by Julian Spivey
“There’s gonna be a heartache tonight/a heartache tonight/I know”
Eagles fans everywhere must be suffering through heartache tonight after the news came on Monday, Jan. 18 that founding member Glenn Frey had died at age 67 from complications of pneumonia, rheumatoid arthritis and acute ulcerative colitis.
The Eagles were arguably the most popular American band in the history of rock music, with album sales ranking them as one of the biggest bands in the history of popular music. Frey, along with co-founder Don Henley, was the heart and soul of the Eagles – this means that we haven’t just lost a legendary singer-songwriter, but also effectively one of the greatest musical groups of all-time.
I couldn’t imagine the Eagles without Frey and I hope they can’t either and surviving members Henley, Joe Walsh and Timothy B. Schmit don’t try to keep the group going without him. I sincerely doubt Henley would ever allow it.
It turns out that I was lucky enough to see Frey and the Eagles at the very end – having no way of knowing it would turn out that way. Their “History of the Eagles” tour stopped off in Little Rock, Ark. in late July of last year – their second-to-last show on the tour, which effectively made it their second-to-last show ever. I was in the nose bleeds as far up as I possibly could be at Verizon Arena, but am so thankful I had the opportunity. I was entranced by the group – particularly Frey and Henley – from start to finish. Had I passed that one up I never could have forgiven myself.
Frey sometimes gets lost in the shuffle in a group that includes Henley and Walsh – who’ve had exemplary and famous solo careers outside of the Eagles. Frey had some solo hits too, but not to the same level as his bandmates. But, Frey shouldn’t ever be a forgotten member of the Eagles as one of the two founders of one of the most successful bands of all-time. I don’t know that I have a favorite Eagle – because Frey and Henley both have so many incredible songs through their respective tenures taking lead on certain songs – but if I were to rank my favorite Eagles songs Frey would probably have more in the top 10 than his bandmates, possibly even combined.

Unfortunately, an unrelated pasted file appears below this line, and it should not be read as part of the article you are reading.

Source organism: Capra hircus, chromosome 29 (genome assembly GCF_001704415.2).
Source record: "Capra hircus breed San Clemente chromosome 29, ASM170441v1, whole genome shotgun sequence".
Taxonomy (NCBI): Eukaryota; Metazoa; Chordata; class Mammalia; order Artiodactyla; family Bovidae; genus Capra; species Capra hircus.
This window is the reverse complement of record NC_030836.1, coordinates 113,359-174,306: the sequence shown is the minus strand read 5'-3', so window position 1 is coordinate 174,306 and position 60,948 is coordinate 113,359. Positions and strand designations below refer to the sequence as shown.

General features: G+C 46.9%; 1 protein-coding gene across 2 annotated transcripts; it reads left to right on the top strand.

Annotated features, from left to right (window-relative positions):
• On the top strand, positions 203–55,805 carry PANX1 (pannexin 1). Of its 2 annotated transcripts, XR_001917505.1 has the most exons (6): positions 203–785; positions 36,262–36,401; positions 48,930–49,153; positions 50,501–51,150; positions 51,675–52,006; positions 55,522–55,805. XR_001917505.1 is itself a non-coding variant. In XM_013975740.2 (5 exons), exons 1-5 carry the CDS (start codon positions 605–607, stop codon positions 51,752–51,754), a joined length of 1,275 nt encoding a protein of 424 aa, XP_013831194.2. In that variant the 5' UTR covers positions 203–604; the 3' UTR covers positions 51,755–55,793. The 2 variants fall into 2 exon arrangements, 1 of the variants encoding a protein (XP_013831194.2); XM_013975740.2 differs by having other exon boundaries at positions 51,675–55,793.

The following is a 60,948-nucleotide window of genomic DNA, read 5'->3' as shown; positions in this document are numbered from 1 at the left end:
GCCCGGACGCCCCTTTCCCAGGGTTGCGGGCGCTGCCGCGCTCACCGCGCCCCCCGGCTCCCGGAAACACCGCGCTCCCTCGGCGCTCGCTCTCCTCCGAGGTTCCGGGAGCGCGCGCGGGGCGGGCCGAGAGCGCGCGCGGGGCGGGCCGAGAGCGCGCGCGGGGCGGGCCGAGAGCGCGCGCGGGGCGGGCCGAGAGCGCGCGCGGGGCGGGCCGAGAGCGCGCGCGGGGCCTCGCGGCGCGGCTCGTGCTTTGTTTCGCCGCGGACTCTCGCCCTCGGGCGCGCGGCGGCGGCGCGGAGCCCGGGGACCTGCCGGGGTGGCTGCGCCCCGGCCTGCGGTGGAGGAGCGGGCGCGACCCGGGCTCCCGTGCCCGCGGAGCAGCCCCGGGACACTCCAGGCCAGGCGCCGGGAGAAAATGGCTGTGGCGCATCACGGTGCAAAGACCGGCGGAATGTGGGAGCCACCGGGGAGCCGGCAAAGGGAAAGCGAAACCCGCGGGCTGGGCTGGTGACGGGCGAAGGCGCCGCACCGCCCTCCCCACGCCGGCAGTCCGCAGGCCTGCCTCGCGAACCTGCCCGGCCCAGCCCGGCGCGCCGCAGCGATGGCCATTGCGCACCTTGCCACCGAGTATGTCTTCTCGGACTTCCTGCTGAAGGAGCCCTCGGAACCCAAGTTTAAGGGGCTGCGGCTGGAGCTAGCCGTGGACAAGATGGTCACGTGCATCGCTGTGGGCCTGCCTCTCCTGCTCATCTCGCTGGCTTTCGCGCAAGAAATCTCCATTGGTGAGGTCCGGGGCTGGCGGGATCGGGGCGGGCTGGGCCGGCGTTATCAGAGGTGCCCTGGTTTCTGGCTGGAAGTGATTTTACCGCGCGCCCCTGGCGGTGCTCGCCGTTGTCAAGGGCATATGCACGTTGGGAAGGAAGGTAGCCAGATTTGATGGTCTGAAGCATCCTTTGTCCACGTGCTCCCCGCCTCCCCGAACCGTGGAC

Frey was from Detroit Rock City, but he had this Western flare to his vocals – probably something he adapted to living out west in California during an era of Gram Parsons and the Byrds, playing in a backing band for Linda Ronstadt and teaming with Texan Don Henley.
As a fan of both rock and country music this mixture – perfected in the vocal stylings of Frey – really spoke to me as a music lover from an early age. Frey’s voice, mixed with the group’s musicianship on tunes like “Peaceful Easy Feeling,” “Take It Easy,” “Tequila Sunrise” and “Lyin’ Eyes” not only made for one of the most unique combinations of musical genres in the history of popular music, but inspired many future singer-songwriters in both rock and country – as the Eagles tribute album Common Thread, which won the CMA (Country Music Association) Album of the Year award in 1994 and featured some of the era’s biggest country superstars could attest.
Frey – along with Henley – is one of the most important artists when it comes to today’s music because their combination of country-rock essentially gave birth to the Americana genre – a genre mixing together sounds from a multitude of American roots genres. Many of my favorite and this country’s brightest artists come from this mixture of genres and without Frey and the Eagles paving the way it’s likely none of them might exist.
I would say that of the Eagles’ co-founders that Henley had the smoother vocals, but it was the sheer Americana aspect of Frey’s voice on songs like “Peaceful Easy Feeling” and “Tequila Sunrise” that will forever mean “Eagles” to me.